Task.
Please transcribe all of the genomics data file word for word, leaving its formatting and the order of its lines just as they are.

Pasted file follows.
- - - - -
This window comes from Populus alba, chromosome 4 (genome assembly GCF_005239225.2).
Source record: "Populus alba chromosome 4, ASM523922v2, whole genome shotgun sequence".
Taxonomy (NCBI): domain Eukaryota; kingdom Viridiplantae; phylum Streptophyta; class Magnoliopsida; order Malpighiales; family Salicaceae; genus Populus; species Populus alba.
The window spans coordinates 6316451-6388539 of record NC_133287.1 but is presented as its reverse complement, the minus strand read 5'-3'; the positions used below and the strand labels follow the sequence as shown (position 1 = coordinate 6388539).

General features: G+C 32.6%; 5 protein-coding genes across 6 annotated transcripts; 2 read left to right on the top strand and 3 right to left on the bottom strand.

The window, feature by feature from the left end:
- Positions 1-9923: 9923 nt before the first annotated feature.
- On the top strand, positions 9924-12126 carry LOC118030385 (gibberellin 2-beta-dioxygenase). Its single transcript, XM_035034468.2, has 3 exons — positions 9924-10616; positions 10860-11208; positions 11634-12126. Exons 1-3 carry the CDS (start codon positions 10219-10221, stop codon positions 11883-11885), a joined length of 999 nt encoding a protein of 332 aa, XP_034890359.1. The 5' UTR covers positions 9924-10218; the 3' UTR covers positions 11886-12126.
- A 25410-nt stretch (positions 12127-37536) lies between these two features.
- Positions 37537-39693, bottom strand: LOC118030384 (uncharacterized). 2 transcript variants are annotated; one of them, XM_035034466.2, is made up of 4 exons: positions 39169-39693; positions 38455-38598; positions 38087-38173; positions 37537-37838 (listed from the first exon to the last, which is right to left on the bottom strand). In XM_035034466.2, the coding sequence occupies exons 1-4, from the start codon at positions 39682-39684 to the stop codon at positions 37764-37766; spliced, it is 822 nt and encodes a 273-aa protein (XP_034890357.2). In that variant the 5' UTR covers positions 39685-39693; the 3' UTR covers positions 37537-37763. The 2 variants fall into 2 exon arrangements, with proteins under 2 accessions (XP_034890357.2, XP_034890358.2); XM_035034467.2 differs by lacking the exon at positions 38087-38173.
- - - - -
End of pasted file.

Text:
This window comes from Populus alba, chromosome 4 (genome assembly GCF_005239225.2).
Source record: "Populus alba chromosome 4, ASM523922v2, whole genome shotgun sequence".
Taxonomy (NCBI): domain Eukaryota; kingdom Viridiplantae; phylum Streptophyta; class Magnoliopsida; order Malpighiales; family Salicaceae; genus Populus; species Populus alba.
The window spans coordinates 6316451-6388539 of record NC_133287.1 but is presented as its reverse complement, the minus strand read 5'-3'; the positions used below and the strand labels follow the sequence as shown (position 1 = coordinate 6388539).

General features: G+C 32.6%; 5 protein-coding genes across 6 annotated transcripts; 2 read left to right on the top strand and 3 right to left on the bottom strand.

The window, feature by feature from the left end:
- Positions 1-9923: 9923 nt before the first annotated feature.
- On the top strand, positions 9924-12126 carry LOC118030385 (gibberellin 2-beta-dioxygenase). Its single transcript, XM_035034468.2, has 3 exons — positions 9924-10616; positions 10860-11208; positions 11634-12126. Exons 1-3 carry the CDS (start codon positions 10219-10221, stop codon positions 11883-11885), a joined length of 999 nt encoding a protein of 332 aa, XP_034890359.1. The 5' UTR covers positions 9924-10218; the 3' UTR covers positions 11886-12126.
- A 25410-nt stretch (positions 12127-37536) lies between these two features.
- Positions 37537-39693, bottom strand: LOC118030384 (uncharacterized). 2 transcript variants are annotated; one of them, XM_035034466.2, is made up of 4 exons: positions 39169-39693; positions 38455-38598; positions 38087-38173; positions 37537-37838 (listed from the first exon to the last, which is right to left on the bottom strand). In XM_035034466.2, the coding sequence occupies exons 1-4, from the start codon at positions 39682-39684 to the stop codon at positions 37764-37766; spliced, it is 822 nt and encodes a 273-aa protein (XP_034890357.2). In that variant the 5' UTR covers positions 39685-39693; the 3' UTR covers positions 37537-37763. The 2 variants fall into 2 exon arrangements, with proteins under 2 accessions (XP_034890357.2, XP_034890358.2); XM_035034467.2 differs by lacking the exon at positions 38087-38173.